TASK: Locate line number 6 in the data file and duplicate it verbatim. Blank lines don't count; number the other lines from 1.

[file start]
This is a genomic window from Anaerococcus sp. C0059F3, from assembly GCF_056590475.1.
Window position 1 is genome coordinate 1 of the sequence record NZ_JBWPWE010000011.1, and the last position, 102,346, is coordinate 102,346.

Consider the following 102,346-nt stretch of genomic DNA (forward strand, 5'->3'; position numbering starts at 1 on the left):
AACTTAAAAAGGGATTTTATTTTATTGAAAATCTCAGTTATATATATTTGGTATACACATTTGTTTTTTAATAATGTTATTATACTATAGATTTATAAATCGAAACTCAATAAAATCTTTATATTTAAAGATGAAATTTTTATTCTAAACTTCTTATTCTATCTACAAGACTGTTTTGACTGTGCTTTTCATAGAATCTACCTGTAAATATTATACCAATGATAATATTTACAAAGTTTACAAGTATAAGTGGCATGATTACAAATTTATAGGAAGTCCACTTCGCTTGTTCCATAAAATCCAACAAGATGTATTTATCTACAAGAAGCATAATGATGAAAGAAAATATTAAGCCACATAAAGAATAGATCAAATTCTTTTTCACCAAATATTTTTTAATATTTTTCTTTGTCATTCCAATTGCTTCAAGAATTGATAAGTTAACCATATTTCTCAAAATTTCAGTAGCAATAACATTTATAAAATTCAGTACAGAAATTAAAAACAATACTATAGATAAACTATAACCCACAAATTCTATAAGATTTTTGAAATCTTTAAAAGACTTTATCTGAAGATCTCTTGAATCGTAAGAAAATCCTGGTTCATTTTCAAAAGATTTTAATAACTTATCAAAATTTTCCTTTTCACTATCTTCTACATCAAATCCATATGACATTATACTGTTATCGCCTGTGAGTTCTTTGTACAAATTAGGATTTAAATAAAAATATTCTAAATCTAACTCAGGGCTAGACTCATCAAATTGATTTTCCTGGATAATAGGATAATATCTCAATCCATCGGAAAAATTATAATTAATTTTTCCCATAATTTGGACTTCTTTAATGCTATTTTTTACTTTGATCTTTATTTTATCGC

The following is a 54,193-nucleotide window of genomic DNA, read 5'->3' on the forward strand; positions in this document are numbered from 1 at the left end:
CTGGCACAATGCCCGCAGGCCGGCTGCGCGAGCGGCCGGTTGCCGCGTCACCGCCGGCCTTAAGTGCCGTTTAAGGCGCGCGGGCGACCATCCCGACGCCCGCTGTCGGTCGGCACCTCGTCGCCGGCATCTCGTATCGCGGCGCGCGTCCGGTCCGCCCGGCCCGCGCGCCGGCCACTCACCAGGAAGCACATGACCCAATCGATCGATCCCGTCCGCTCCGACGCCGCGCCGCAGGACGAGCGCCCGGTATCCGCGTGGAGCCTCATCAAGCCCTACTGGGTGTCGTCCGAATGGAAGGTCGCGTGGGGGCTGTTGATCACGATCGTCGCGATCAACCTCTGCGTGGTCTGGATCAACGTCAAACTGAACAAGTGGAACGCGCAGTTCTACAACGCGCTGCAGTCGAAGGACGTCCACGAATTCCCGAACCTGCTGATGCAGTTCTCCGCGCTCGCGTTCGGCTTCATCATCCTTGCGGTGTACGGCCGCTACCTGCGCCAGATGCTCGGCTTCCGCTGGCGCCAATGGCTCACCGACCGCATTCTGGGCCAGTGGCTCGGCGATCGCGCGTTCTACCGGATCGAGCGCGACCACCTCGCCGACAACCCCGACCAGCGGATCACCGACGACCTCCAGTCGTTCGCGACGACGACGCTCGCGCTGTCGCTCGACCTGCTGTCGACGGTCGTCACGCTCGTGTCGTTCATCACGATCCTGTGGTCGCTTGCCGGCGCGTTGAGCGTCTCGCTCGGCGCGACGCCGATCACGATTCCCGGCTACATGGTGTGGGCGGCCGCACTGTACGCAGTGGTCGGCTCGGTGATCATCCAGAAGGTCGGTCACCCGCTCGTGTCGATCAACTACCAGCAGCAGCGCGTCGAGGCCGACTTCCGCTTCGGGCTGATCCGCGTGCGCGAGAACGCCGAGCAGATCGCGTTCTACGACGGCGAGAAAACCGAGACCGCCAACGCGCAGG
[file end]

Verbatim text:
CTGGCACAATGCCCGCAGGCCGGCTGCGCGAGCGGCCGGTTGCCGCGTCACCGCCGGCCTTAAGTGCCGTTTAAGGCGCGCGGGCGACCATCCCGACGCCCGCTGTCGGTCGGCACCTCGTCGCCGGCATCTCGTATCGCGGCGCGCGTCCGGTCCGCCCGGCCCGCGCGCCGGCCACTCACCAGGAAGCACATGACCCAATCGATCGATCCCGTCCGCTCCGACGCCGCGCCGCAGGACGAGCGCCCGGTATCCGCGTGGAGCCTCATCAAGCCCTACTGGGTGTCGTCCGAATGGAAGGTCGCGTGGGGGCTGTTGATCACGATCGTCGCGATCAACCTCTGCGTGGTCTGGATCAACGTCAAACTGAACAAGTGGAACGCGCAGTTCTACAACGCGCTGCAGTCGAAGGACGTCCACGAATTCCCGAACCTGCTGATGCAGTTCTCCGCGCTCGCGTTCGGCTTCATCATCCTTGCGGTGTACGGCCGCTACCTGCGCCAGATGCTCGGCTTCCGCTGGCGCCAATGGCTCACCGACCGCATTCTGGGCCAGTGGCTCGGCGATCGCGCGTTCTACCGGATCGAGCGCGACCACCTCGCCGACAACCCCGACCAGCGGATCACCGACGACCTCCAGTCGTTCGCGACGACGACGCTCGCGCTGTCGCTCGACCTGCTGTCGACGGTCGTCACGCTCGTGTCGTTCATCACGATCCTGTGGTCGCTTGCCGGCGCGTTGAGCGTCTCGCTCGGCGCGACGCCGATCACGATTCCCGGCTACATGGTGTGGGCGGCCGCACTGTACGCAGTGGTCGGCTCGGTGATCATCCAGAAGGTCGGTCACCCGCTCGTGTCGATCAACTACCAGCAGCAGCGCGTCGAGGCCGACTTCCGCTTCGGGCTGATCCGCGTGCGCGAGAACGCCGAGCAGATCGCGTTCTACGACGGCGAGAAAACCGAGACCGCCAACGCGCAGG